Royal Scots Club – country house charm in the heart of the city
Situated in the centre of Edinburgh, among the historic terraced houses of one of the capital’s most graceful Georgian crescents, the Royal Scots Club is a living memorial to the memory of the fallen of the First World War.
Now a popular place for visitors seeking a comfortable and convenient place to stay in the middle of the city’s celebrated New Town the club has a proud and distinguished history.
As the dark days of the conflict that was supposed to be the war to end all wars drew to a close an officer with the Royal Scots had an idea.
Colonel Lord Henry Scott, the younger son of the sixth Duke of Buccleuch, had experienced enough of the camaraderie of the battlefield to realise a noble birth was not necessary for a man to be a gentleman.
In 1919, while other regiments considered building monuments to remember their dead, Lord Henry proposed the founding of a club in the centre of Edinburgh for all ranks which would serve as a tribute to the regiment’s fallen comrades, all 11,162 of them.
Lord Henry’s idea received a huge amount of support and the Royal Scots War Memorial Fund was formed, trustees appointed and a Public Appeal launched which quickly raised over £2,000 in the first week. Eventually the fund increased to over £17,000, equivalent to about £5million today.
Within two years the fund had enough money to purchase numbers 30 and 32 of Abercromby Place, and The Royal Scots Club was born. Initially used exclusively for regimental alumni the club has reinvented itself several times over the years until, in the early 1990s, it eventually became what it is today – a private members club open to the public.
The club still has a thriving cohort of some 1,750 members but the facilities are now available for use by visitors to Edinburgh seeking accommodation, as a conference and special events venue or as somewhere to enjoy lunch or afternoon tea in genteel surroundings.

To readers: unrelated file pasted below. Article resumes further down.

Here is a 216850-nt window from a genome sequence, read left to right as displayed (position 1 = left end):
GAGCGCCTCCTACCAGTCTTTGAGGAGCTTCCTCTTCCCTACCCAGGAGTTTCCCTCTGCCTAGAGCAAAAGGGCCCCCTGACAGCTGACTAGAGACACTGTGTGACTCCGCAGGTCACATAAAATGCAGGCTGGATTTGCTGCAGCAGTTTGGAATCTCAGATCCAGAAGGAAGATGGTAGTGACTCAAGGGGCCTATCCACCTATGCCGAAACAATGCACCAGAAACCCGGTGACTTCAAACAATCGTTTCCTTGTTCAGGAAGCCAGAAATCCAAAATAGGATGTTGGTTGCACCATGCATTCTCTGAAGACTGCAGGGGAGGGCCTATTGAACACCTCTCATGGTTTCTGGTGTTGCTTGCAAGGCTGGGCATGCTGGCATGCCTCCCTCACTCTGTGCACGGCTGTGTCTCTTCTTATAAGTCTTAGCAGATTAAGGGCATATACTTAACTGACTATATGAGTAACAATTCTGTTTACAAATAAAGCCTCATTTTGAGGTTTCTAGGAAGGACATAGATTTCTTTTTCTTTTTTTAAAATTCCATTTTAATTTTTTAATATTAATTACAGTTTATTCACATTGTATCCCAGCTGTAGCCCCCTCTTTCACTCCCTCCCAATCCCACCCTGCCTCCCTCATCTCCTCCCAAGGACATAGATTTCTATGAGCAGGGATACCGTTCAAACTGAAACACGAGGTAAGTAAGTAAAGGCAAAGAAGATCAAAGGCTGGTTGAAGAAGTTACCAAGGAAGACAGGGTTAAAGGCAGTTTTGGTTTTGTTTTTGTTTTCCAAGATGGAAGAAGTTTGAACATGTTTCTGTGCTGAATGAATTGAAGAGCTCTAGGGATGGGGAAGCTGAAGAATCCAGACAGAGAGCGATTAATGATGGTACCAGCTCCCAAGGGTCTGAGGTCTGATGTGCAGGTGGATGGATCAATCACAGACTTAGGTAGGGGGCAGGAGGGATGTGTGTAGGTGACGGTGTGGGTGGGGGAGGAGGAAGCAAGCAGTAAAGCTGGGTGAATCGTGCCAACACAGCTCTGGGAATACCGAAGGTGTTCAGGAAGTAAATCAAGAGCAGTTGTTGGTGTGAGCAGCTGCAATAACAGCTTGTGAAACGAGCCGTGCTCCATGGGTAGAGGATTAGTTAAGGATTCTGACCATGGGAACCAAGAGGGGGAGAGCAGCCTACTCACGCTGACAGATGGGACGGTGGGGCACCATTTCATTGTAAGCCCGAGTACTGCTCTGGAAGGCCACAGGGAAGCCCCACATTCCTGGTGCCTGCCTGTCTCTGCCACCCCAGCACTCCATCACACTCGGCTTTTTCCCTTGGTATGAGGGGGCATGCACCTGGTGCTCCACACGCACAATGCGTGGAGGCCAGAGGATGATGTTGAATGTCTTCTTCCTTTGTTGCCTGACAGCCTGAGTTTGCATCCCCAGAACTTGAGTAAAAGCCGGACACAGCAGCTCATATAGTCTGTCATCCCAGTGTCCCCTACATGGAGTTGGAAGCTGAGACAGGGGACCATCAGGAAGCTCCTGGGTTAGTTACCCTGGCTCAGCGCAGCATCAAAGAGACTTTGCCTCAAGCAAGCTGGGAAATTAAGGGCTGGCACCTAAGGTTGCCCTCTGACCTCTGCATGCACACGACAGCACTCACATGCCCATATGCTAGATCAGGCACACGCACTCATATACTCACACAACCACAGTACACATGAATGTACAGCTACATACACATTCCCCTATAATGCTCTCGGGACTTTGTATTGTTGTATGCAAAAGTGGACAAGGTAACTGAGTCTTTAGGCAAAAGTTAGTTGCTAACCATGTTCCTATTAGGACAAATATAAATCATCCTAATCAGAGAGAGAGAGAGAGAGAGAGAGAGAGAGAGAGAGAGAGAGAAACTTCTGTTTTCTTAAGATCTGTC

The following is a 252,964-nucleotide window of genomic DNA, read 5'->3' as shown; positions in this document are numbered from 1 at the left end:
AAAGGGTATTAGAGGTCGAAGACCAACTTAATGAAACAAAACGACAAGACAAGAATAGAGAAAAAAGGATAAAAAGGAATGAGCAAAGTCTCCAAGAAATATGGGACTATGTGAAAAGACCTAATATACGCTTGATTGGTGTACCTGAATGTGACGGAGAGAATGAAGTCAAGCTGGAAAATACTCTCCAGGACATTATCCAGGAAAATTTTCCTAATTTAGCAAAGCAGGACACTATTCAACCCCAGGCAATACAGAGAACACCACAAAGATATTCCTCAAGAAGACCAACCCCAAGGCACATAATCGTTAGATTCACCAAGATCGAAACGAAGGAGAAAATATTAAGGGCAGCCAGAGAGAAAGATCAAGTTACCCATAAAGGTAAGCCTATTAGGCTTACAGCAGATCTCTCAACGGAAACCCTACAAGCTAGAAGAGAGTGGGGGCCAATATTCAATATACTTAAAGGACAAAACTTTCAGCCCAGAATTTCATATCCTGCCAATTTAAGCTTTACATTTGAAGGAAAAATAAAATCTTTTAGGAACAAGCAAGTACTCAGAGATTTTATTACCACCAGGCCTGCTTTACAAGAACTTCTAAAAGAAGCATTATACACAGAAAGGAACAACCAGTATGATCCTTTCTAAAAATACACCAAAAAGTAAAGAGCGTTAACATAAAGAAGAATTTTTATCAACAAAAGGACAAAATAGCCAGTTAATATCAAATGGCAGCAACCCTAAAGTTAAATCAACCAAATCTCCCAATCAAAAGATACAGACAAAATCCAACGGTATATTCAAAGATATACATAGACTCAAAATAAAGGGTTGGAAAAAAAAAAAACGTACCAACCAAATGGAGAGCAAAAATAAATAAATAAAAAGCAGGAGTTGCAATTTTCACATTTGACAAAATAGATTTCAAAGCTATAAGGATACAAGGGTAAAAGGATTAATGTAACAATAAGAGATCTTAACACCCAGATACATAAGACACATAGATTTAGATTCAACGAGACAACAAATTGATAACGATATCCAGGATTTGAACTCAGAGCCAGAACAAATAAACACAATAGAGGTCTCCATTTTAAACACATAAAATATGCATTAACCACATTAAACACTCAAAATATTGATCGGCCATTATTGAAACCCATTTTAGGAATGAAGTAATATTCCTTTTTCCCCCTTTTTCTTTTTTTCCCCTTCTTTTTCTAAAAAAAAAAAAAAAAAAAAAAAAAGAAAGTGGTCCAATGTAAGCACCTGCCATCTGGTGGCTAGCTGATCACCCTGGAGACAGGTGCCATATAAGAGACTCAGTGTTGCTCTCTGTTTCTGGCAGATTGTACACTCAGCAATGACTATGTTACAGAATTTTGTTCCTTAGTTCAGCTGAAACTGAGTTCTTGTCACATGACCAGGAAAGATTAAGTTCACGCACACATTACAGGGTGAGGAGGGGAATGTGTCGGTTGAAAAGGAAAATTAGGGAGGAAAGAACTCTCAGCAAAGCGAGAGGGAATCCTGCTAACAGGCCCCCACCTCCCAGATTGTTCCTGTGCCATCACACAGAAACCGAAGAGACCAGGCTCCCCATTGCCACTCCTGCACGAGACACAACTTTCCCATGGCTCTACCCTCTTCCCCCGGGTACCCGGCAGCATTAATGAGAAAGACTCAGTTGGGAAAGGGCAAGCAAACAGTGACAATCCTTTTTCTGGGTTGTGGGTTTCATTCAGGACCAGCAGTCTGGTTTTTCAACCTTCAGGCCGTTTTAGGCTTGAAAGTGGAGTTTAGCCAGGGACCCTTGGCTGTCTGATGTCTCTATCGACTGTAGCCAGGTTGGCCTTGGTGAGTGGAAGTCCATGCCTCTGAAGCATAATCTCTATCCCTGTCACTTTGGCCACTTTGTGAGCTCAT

It is superbly located to enjoy the city. Just a brief stroll from Abercromby Place lies George Street with its mix of chic boutiques offering a range of fashionable shopping. The nearby cosmopolitan Broughton Street has a variety of bars and restaurants and it’s a only a short walk to the city’s famous Princes Street.
The club’s 25 bedrooms are individually designed and traditionally furnished with modern facilities and many have magnificent views over the rooftops of Edinburgh towards Fife.
The main hub of life at the club is The Cocktail Bar & Lounge. A perfect spot to relax it is open six days a week to members, non-members and families of all ages for a light lunch, coffee or maybe something a little stronger.
For a more formal gastronomic experience The Abercromby Dining Room on the first floor, with the magnificent view overlooking Queen Street Gardens, provides a perfect setting to enjoy the some of Scotland’s finest cuisine surrounded by Georgian splendour.
With its carved staircases, marble fireplaces, fringed pelmets, rolltop baths and king size or four poster beds the hotel has all the opulence and comfort of an exclusive country club.
However, despite the mix of traditional and modern trappings the club remains a memorial to those who have served. Today, the names of those lost, but not forgotten, in WWI are immortalised in a hand-written book in the Memorial Cabinet in the Club’s Entrance Hall. A second volume, listing the names of those 1,231 members of the regiment who made the supreme sacrifice in the Second World War lies next to it.
This year, to mark the centenary of the end of The Great War, the club is selling 10 inch Perspex Tommies to raise money for the war veteran charity “There But Not There” campaign.
These symbols of remembrance, made by veterans, are part of a nationwide initiative to raise £15 million to help heal those suffering with concealed wounds of post-traumatic stress disorder and other lasting legacies of combat.
“To have our Tommies on sale at The Royal Scots Club is a huge honour for “There But Not There,” said Henry Cochrane, Fundraising director of the inspirational campaign.
“In buying the Tommies, people are not only commemorating the sacrifice of hundreds of thousands of British and Commonwealth soldiers, they are also supporting the veterans of today, with all profits going to charities supporting the armed forces community’